The fact that the terrorist group identified itself as The Snowflake is quite a surprise. While the possibility exists that Anna Hark (the Miss Hark Wilder was on the phone with) has knowledge of snowflakes as we know from issue one that Hark, a member of Doc Brass' outfit, was there for the first one created by our earth. But why would any group in-the-know enough to have snowflake awareness do something as big, loud, and crude as blow up a Hark building to make a point? From what we've seen thus far, merely mentioning snowflakes to the right people might be all that's needed to make things happen. And a terrorist group? If it's more than a very small number of people, one would be forced to conclude that the bulk of the group wouldn't be privy to the meaning behind the name, and had been enticed to join on some false pretense. Suffice it to say that this is likely the tip of an iceberg-esque storyline that will take center stage later on in this title.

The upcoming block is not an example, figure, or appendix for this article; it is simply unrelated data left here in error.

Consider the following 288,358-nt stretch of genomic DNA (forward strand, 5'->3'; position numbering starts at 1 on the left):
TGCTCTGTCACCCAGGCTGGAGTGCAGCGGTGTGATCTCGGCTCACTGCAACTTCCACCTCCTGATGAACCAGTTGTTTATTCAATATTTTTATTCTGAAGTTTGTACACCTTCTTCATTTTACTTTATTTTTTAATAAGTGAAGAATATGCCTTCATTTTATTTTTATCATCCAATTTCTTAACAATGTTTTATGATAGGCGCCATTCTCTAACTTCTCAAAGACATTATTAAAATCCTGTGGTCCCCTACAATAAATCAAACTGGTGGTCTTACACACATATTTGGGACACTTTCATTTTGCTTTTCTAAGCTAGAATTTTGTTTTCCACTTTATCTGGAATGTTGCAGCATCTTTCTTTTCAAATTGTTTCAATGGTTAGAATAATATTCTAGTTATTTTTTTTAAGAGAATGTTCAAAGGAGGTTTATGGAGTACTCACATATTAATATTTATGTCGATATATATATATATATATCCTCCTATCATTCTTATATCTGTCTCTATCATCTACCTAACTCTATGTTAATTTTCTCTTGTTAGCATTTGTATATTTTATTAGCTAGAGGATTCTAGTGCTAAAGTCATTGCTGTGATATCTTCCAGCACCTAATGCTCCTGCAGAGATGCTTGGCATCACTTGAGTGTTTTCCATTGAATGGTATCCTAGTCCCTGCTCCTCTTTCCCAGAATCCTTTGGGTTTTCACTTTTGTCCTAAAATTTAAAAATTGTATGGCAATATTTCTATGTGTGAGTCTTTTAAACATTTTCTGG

Jakita's reluctance to commit Planetary's resources to Wilder and his ship was surprising. Almost as surprising was the fact that she didn't volunteer to become the next member of the ship's crew. As she once told Snow that her main motivation to be on the team was to avoid boredom, and we haven't seen anything thus far that would suggest a deeper agenda, it would seem like the ship and the chance to explore countless dimensions would be awfully good at holding her interest. Snow was right in character, however, when he stepped in to promise Planetary's support .
What is the agenda of The Snowflake group? What grudge do they have against Hark Corporation? Just what does Hark Corporation know of snowflakes, and how did they gain possession of the artifact that transported Wilder to the ship? When and where will the Hark Corporation and Planetary meet? What role might Wilder and the ship have in Planetary's future?